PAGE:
Newborn Twins: My Summer Professional Development

By Guest Writer Sheldon Soper @SoperWritings

For as long as I can remember, my response to the age-old question, “What do you want to be when you grow up?” never really changed. The answer always came back to fulfilling two dreams: I wanted to be a teacher and I wanted to be a dad.

A decade ago, I realized the former. I landed a job teaching in an amazingly diverse, supportive, and forward-thinking district. Over the course of my tenure there, I have had the privilege to teach classes of third, fifth, sixth, and seventh graders and have loved the experiences.

As a teacher, I have been given the chance to pilot new classroom technologies, try new innovative best practices, take creative risks pushing rigorous content, and even lead professional development sessions for my colleagues. This is not always the case for educators in most districts; to say I have been lucky is an understatement. Dream 1? Check!

Last fall, my wife and I got the surprise of a lifetime when we found out we were having twins. After a long, unforgiving pregnancy (it turns out my wife is, in fact, a superhero), we were blessed with our two amazing kids, Francesca and Henry. We walked out of the hospital together five days later as a family – everyone healthy, everyone beautiful. Dream 2? Nailed it!

I’m in my mid-thirties and have achieved the two major milestone goals I have been working towards for a third of century. So now what? Anyone who is either an educator or a parent knows how loaded that question really is.

A Different Kind of “Working Vacation”

Whether it is teaching or parenthood, you have to hone a craft to be effective at it.

This summer I have found myself in a unique position. Typically, my “months off” in July and August are spent attending and leading professional development opportunities at my school. This summer is different. I feel the undeniable pull to be home spending time doing whatever I can to both support and enjoy my family. So this year, while I am heading in a for a few professional development sessions here and there, I’ve cut way back.

My heart and my calendar both know this summer is all about clearing my plate and working to be the best father I can be (Full disclosure: it has been an amazing journey so far and I would not trade it for anything!). However, part of my summer brain will always be in “How can I make this upcoming school year even better?”-mode.

In my quest to satiate that nagging craving to improve my teaching practice, I came to one conclusion that instantly erased that pull towards the school: the majority of the lessons I’m learning to best serve my newborn twins will also be lessons I can apply to my seventh graders in the fall.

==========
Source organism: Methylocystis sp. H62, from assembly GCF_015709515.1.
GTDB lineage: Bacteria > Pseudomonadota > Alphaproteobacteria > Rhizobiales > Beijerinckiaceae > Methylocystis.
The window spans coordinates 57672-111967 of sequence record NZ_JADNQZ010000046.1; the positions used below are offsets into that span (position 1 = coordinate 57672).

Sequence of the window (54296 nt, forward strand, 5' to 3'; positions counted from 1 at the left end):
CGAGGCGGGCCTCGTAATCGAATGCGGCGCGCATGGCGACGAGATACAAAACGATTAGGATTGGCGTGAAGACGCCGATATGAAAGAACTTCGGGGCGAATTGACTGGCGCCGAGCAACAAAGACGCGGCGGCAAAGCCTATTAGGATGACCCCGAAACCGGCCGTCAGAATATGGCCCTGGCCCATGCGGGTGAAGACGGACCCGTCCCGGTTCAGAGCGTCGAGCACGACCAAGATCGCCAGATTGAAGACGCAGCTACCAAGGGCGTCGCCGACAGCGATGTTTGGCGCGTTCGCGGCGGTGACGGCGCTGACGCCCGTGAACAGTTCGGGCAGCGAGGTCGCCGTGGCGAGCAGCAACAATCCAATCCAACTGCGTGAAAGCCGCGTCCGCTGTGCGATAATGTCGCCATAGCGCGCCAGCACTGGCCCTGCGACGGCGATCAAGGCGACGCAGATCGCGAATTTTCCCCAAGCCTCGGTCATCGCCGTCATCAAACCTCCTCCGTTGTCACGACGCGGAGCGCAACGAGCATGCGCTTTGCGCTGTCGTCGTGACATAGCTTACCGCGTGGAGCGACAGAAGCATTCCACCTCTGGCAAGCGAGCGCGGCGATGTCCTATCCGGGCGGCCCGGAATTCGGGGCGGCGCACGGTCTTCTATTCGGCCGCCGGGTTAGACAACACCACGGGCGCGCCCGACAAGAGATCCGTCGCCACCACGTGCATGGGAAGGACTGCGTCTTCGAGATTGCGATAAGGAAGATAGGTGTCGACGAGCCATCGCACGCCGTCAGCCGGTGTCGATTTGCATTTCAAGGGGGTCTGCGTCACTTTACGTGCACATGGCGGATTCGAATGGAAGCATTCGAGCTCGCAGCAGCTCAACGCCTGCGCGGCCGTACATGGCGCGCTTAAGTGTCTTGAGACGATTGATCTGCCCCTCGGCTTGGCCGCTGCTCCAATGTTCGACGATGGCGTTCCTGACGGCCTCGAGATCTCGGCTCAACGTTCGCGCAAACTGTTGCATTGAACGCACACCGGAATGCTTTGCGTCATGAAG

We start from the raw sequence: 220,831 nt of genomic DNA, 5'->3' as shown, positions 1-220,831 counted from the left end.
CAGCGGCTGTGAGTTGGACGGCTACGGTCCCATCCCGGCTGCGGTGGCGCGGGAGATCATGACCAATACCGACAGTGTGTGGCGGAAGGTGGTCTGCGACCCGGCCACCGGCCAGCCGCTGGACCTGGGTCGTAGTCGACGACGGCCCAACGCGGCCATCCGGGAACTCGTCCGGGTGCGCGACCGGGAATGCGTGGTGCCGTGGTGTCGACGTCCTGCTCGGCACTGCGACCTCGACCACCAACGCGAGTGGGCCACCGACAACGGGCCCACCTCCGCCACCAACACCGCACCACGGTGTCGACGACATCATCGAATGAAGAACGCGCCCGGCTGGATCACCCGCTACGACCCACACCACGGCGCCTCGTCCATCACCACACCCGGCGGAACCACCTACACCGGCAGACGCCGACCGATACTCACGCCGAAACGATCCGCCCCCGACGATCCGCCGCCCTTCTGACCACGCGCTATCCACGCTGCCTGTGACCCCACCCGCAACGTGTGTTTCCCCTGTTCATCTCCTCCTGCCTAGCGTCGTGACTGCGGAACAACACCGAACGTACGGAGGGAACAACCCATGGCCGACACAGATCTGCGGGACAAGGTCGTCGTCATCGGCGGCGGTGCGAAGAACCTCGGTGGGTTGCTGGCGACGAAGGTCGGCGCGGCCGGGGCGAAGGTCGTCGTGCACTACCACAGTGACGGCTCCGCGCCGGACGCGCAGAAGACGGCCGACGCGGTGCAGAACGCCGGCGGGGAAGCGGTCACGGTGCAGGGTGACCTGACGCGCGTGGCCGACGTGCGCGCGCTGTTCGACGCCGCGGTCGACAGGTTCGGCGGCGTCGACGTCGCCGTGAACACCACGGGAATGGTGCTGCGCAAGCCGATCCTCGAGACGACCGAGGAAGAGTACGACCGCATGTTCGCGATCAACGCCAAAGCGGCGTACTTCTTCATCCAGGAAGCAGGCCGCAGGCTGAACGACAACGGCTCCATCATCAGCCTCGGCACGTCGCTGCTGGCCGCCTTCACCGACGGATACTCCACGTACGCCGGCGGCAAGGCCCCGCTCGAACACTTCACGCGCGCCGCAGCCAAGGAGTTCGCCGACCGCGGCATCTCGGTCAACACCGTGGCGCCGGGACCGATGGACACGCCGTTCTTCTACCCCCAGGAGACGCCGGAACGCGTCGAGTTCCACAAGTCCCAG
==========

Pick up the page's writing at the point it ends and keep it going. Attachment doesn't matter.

For instance, here are some of the things my twins have already taught me this summer:

Not all cries are the same

Babies cry. Anyone expecting a child has to know this going in.

As parents of twins, my wife and I were prepared for a life perpetually without silence. Luckily, we were blessed with two fairly even-keeled babies that have been quite kind to our ears. Now don’t get me wrong, these babies cry; but when they do, there’s usually a solid reason.

At first, sorting out why we had an upset child meant running a checklist of potential causes. We would look for the usual suspects: signs of illness, hunger, a loaded diaper, gas, clothing issues… After some detective work, the problem would be discovered, solved, and we would be a few cuddles away from having content babies again. Things started to change once my wife and I started honing in on the actual sounds Henry and Francesca were making.

Just telling the difference between the babies’ voices was tough enough at the start. Over time, though, it has gotten easier. My wife and I have not only gotten better at identifying which baby is crying, but also what the actual cries themselves are telling us.

Is Henry in a full-blown huff? Time to fill the tank!

Is Francesca starting to whimper and squirm? She’s gotten a limb free from her swaddle.

Is Francesca hitting notes only the dogs can hear? Call the EPA; her diaper is probably an ecological disaster.

For me, these experiences have reinforced the notion that so much of vocal communication comes down to the voice’s musical qualities like rhythm, pitch, and intonation. When your ear starts to latch onto to those aspects as effectively as it can actual words, you end up with a clearer picture of what someone is really saying. Without really trying, caring for babies has definitely helped hone my ability to hear.

I already know this will make a big difference on my capacity to manage and support a classroom full of students. As it stands, I am pretty good at picking up on student remarks so that I can swoop in for a teachable moment or redirect students slipping off task. Not to pat myself on the back too hard, but I can still pick out a strong whisper from across the room (despite a youth spent blasting my eardrums with a Walkman and 90s rock).

This year, I am going to make it a point to focus on what my students’ voices are saying beyond just the words they are forming. Henry and Francesca have shown me that dialing into the wordless aspects of students’ vocalizations can be just as important as catching every word they say. I know that at times I have failed to consider tone when hearing what a student is trying to communicate. Thanks to my babies, I am confident I will be better attuned this year.

Boundaries are Adjustable